The Boy Scouts of America‘s 1400 member National Council this afternoon in Grapevine, Texas voted to allow gay boys into the 103-year old private, faith-based organization. The contentious decision was reached after years of attempts by LGBT activists and allies, and was fought by religious and secular anti-gay organizations and hate groups. The resolution passed by a wide margin, 61-31.
According to GLAAD — who has been working for over a year on this issue — over 60 percent of all Americans believe gay youth and teens should be able to be a part of Scouting.
Recently, many public figure have spoken in favor of including gays in Scouting, and even GOP presidential nominee Mitt Romney, who had lead the organization years ago, announced last year he believed gays should be allowed into the organization. Earlier this week, popular talk show host Dr. Phil announced his support for gay youth in Scouting, and even the president of the Boy Scouts of America voiced his support in a USA Today op-ed.
The National Council, comprised of members of 270 Boy Scout councils nationwide, did not vote on allowing gay adults into Scouting. In his op-ed, BSA President Wayne Perry claimed “it was clear from our listening phase that changing adult standards would have conflicted with the majority of our partners, 70% of which are religious organizations, and would have disrupted our ability to deliver Scouting.”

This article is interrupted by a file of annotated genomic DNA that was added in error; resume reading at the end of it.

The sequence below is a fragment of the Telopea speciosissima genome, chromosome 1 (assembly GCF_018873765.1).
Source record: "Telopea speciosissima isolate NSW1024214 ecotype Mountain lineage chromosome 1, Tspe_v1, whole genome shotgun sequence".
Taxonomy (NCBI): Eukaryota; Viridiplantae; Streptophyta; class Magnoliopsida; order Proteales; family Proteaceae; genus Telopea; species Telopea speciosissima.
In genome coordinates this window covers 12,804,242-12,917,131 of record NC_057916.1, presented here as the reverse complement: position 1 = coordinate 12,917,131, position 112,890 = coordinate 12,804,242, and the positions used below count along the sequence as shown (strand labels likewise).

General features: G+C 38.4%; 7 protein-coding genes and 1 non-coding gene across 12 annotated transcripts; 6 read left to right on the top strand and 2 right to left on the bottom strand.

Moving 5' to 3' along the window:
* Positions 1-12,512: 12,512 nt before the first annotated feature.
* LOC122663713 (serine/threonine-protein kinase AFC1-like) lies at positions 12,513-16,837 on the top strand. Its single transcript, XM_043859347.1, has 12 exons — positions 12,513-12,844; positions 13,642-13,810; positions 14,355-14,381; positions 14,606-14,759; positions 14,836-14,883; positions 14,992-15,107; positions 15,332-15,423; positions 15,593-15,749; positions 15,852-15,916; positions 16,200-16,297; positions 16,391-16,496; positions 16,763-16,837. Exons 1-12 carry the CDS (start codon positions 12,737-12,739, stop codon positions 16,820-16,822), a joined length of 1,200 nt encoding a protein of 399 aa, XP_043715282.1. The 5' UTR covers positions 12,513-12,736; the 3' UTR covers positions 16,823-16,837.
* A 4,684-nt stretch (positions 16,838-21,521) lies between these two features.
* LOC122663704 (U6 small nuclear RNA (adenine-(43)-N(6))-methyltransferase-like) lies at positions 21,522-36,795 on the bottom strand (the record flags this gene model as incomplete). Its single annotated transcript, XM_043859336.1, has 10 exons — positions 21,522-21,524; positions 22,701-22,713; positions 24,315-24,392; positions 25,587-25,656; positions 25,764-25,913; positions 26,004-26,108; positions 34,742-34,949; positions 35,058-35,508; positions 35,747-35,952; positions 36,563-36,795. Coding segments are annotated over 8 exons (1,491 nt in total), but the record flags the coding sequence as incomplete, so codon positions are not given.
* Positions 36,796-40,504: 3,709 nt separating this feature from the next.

Perry’s reason to not even put the prospect of gay adults in Scouting, the belief that a large number of Scout groups would close, is compromised by the fact that in 2010, one in seven Fortune 500 corporations each donated at least $10,000 to the Boy Scouts of America in 2010 despite the organization’s longtime ban of gays and lesbians — but that practice has since changed dramatically. Now, many large corporate donors will support only Boy Scout councils that include gays, leaving funding drying up for those who do not. “The decision takes effect Jan. 1, 2014. The group will continue to ban gay adult leaders. A task force to help with the implementation was already been created,” the Dallas Voice reported.
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